Born in Atlantic, Cass County, Iowa, on 8 February 1874, Frederick Charles Loofbourow was educated in the public schools of Iowa. He moved with his parents to Utah in 1889 and graduated from the Ogden Military Academy in 1892. He received a law degree from the University of California at Berkeley in 1896 and was admitted to practice law in California, Utah, and the Supreme Court of the United States. He commenced his law practice in Salt Lake City in 1896. He married Maude Huntington Reed on 31 October 1901 and was the father of two sons. His wife died in 1930.
Loofbourow served as district attorney of the Third Judicial District of Utah from 1905 to 1911, and as district judge from 1911 to 1916, after which he resumed the practice of law. He was elected as a Republican to fill the vacancy caused by the death of Representative Elmer O. Leatherwood, and on the same day was elected to serve in his own right as representative to Congress. He served in the United States House of Representatives from 1930 to early 1933. An unsuccessful candidate for reelection in 1932, he resumed the practice of law in Salt Lake City.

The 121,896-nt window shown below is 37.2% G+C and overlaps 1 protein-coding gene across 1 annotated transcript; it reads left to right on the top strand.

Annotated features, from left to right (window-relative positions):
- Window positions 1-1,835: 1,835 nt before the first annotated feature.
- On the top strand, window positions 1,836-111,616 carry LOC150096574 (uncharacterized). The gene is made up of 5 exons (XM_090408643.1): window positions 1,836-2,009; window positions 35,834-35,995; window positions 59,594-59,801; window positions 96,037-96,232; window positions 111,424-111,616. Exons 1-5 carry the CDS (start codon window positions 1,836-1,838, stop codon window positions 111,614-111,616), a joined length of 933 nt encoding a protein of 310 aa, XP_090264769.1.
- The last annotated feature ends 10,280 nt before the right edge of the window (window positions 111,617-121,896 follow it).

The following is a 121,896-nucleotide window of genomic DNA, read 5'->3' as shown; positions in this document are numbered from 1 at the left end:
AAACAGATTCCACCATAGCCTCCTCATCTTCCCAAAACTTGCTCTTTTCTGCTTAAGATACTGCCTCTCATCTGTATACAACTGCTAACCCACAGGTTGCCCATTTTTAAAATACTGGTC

He was a member of the Salt Lake Board of Education from 1932 to 1939 and was also very active in the Children's Service Society. He was a member of Masonic Wasatch Lodge No. 1, and was a 33rd-degree honorary Mason. He was also a member of the El Kalsh Temple of the Shrine. After retiring from law practice, he frequently gave lectures on the Gutenberg Bible and demonstrated letterpress printing with movable type. He died in Salt Lake City on 8 July 1949. He remains were cremated and the ashes scattered.
Doris F. Salmon